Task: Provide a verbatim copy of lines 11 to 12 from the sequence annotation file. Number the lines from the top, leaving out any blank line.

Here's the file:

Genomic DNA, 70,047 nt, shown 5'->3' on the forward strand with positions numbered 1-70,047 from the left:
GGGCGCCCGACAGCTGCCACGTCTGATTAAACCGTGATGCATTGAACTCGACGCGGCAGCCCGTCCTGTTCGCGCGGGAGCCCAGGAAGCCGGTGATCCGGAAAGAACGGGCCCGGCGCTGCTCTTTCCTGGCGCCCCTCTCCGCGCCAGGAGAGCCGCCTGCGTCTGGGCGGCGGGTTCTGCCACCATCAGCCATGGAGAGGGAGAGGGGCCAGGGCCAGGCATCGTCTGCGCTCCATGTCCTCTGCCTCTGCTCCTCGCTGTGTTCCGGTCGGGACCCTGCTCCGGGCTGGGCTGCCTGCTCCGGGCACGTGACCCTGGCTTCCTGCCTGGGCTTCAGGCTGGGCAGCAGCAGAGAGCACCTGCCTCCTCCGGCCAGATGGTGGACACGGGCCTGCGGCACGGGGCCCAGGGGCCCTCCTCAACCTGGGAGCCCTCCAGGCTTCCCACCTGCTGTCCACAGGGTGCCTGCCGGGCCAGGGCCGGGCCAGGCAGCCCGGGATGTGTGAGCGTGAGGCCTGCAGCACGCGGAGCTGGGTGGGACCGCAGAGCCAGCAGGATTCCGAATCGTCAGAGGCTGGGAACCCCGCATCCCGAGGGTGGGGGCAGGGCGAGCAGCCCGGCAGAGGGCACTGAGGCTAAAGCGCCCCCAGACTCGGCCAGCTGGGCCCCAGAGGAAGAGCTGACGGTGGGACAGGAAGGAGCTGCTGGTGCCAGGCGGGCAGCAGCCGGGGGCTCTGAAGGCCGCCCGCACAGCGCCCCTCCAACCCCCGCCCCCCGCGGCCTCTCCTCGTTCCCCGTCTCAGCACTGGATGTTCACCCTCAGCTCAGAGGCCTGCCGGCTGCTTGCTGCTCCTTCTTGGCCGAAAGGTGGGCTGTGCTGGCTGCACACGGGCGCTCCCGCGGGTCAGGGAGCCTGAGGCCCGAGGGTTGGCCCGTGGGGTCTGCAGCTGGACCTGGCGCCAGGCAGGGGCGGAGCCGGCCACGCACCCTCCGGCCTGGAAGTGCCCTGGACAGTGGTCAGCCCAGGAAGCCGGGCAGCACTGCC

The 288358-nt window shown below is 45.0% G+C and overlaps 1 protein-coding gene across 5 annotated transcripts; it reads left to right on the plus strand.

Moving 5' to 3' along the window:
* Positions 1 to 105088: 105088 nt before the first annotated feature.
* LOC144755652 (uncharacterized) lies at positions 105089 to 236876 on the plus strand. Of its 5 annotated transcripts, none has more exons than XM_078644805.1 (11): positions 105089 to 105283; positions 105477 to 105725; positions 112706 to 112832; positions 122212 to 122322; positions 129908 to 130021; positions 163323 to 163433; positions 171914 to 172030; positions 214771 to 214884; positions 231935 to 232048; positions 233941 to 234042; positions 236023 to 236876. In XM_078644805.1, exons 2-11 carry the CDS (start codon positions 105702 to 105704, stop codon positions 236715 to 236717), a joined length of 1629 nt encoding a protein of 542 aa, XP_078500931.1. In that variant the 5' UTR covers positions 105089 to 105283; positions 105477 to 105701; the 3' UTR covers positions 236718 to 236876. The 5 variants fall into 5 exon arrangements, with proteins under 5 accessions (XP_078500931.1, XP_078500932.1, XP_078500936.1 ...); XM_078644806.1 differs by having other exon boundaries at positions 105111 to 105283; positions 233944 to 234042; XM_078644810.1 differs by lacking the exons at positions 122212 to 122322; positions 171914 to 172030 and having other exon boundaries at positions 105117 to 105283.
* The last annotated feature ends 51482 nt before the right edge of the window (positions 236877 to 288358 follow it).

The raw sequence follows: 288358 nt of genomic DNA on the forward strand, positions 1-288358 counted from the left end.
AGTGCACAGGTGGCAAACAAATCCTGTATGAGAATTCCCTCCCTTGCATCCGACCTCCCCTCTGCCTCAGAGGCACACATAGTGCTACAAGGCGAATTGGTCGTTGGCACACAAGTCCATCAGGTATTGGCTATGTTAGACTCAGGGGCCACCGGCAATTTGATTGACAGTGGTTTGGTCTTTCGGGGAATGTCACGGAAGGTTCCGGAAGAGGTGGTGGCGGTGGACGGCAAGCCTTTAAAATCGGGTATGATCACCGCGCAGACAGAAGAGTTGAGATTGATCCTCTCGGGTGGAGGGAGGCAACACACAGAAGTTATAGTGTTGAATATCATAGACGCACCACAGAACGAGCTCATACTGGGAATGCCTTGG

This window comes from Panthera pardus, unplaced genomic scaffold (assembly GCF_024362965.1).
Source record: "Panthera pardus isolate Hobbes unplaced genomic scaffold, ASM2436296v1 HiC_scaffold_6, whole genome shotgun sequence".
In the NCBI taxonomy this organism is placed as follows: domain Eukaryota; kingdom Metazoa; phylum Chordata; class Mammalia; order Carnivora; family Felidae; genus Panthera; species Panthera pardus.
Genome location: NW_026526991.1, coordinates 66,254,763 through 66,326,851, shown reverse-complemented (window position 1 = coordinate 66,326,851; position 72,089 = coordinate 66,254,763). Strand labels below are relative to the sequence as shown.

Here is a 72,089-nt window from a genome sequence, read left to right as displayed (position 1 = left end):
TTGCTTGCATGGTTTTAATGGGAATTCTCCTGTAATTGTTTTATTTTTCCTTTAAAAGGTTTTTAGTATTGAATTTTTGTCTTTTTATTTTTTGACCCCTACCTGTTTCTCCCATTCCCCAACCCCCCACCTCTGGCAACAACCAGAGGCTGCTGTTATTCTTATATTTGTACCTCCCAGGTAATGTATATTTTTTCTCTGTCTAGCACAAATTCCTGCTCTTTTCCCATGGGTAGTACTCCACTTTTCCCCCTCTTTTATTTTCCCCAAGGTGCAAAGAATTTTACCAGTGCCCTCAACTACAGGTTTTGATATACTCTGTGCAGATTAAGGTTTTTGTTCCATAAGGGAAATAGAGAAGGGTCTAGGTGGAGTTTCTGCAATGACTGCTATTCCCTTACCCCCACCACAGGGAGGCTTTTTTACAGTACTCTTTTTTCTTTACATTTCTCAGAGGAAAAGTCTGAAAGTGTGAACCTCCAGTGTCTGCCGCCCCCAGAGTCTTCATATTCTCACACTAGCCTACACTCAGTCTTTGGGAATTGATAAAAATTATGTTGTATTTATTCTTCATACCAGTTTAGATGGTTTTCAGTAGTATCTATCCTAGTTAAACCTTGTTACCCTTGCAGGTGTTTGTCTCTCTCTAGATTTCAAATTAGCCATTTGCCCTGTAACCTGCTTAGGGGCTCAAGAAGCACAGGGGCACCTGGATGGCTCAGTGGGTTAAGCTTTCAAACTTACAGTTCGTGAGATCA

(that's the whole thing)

Source record: "Panthera pardus isolate Hobbes unplaced genomic scaffold, ASM2436296v1 HiC_scaffold_6, whole genome shotgun sequence".
In the NCBI taxonomy this organism is placed as follows: domain Eukaryota; kingdom Metazoa; phylum Chordata; class Mammalia; order Carnivora; family Felidae; genus Panthera; species Panthera pardus.